Resident Assistant Roles Cut Costs, but Take a Toll on Students
It is 6:55 p.m. as Resident Assistants across Marist campus sign on for a night of duty. Erin Gisolfi, a sophomore RA in the Foy townhouses, leans into her walkie talkie.
“This is Erin signing on for the night,” she says, reciting the rest of her tag line to signal that she is ready for her shift, “have a great night.”
It’s a Friday night, but Erin’s weekend will not begin for another eight hours. Weekend duty, which rotates among the RAs in each residence, starts at 7 p.m. and ends at 3 a.m. During the week, duty ends at 1 a.m.
Resident Assistants serve as a resource and mentor for other students in their residence areas, in exchange for free room and board. According to the 2015/2016 Marist Tuition and Fee Schedule, Erin’s housing and meal plan are worth $11,200 per year. This sum, divided by the roughly 282 hours she will spend on duty, makes $40 an hour.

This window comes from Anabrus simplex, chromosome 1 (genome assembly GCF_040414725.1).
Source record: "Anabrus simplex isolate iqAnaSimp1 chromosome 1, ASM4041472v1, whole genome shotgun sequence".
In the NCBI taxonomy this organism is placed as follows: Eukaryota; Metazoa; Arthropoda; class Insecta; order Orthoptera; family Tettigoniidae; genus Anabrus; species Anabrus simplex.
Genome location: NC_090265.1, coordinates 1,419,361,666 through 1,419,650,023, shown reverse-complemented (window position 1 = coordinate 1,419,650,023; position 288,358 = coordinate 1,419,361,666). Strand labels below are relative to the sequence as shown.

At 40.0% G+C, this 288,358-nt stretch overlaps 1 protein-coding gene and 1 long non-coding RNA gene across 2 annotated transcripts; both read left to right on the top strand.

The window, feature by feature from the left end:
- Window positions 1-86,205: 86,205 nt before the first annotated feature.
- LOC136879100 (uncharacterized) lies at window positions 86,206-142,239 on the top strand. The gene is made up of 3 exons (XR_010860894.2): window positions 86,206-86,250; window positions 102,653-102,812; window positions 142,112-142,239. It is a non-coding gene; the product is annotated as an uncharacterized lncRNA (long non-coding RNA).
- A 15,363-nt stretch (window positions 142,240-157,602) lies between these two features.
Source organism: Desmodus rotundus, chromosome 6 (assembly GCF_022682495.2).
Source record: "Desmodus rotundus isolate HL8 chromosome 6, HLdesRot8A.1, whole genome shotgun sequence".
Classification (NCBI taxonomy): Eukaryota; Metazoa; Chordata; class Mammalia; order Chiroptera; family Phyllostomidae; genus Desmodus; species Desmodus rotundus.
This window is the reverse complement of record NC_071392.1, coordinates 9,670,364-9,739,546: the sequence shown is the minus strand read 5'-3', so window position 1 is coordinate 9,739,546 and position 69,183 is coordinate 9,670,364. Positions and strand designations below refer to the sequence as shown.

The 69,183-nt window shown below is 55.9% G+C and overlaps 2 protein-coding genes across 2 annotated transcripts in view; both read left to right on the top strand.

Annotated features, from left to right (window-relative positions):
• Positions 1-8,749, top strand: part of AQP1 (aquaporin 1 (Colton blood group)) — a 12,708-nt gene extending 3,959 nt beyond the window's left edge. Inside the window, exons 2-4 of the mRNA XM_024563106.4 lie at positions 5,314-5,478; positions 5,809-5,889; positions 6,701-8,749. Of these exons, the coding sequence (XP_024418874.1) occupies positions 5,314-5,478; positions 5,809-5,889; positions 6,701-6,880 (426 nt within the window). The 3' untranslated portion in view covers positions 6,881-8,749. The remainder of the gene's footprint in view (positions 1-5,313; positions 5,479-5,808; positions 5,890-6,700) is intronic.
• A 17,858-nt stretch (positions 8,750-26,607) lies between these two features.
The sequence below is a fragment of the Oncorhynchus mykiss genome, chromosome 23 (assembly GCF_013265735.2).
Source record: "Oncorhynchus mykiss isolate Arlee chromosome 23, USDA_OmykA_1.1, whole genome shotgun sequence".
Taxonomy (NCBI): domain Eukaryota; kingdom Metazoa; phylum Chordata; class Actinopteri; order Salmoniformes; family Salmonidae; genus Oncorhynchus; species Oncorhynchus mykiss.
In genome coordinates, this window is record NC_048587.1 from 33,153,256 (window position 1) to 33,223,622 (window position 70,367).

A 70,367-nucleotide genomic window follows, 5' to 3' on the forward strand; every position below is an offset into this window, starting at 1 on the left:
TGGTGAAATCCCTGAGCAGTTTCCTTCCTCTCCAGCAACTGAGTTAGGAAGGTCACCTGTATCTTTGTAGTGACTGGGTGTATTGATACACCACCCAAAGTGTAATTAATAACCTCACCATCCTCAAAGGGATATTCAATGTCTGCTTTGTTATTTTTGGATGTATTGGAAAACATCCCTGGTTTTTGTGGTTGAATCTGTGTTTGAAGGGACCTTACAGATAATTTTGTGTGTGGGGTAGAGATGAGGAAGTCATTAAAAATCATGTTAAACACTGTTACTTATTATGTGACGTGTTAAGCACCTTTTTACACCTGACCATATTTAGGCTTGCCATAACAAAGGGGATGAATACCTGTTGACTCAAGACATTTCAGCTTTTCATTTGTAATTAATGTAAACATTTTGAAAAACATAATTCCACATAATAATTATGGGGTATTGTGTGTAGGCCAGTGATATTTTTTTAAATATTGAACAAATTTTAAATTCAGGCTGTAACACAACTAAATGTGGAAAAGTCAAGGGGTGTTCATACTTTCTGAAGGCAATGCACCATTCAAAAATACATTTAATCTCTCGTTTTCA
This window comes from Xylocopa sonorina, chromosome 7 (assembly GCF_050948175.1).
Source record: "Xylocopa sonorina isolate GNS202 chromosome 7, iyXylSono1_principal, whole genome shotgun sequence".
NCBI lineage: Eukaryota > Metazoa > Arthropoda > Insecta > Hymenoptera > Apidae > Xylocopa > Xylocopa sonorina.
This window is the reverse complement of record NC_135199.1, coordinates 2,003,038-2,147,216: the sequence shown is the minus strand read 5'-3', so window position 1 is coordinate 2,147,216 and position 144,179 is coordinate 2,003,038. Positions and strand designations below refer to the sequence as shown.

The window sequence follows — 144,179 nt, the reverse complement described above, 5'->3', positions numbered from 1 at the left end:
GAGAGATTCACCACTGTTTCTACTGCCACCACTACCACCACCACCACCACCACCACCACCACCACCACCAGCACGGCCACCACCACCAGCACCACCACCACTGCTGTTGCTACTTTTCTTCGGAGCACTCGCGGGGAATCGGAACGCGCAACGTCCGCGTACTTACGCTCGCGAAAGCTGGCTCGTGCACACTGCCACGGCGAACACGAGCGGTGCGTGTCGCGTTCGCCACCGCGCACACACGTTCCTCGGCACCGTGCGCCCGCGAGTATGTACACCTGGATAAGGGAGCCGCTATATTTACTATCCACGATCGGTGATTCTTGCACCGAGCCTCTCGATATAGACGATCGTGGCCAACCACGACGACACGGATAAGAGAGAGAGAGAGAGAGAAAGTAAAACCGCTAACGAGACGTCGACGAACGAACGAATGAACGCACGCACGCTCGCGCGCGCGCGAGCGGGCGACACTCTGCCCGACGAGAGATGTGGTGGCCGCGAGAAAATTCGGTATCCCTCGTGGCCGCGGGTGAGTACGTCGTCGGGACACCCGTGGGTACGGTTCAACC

For Erin, being an RA helps her put a dent in her overall costs of attending Marist, but the hefty financial reward comes with even greater responsibilities.
Erin normally spends the first two hours of duty on office hours in the North End Resident Director’s office. Tonight, with the walkie talkie clipped to her leggings, Erin goes door-to-door obtaining signatures for housing withdrawal forms. She then returns to the office and resumes her routine of laundry, homework, and laps around her area, or “rounds.”
While on office hours, Erin is very careful about her conduct. Her boss, Resident Director Joseph Trocino, lives in the apartment directly attached to the office and can hear everything we say.
“I am supposed to act like a role model,” Erin says. “I shouldn’t be cursing or listening to inappropriate music.”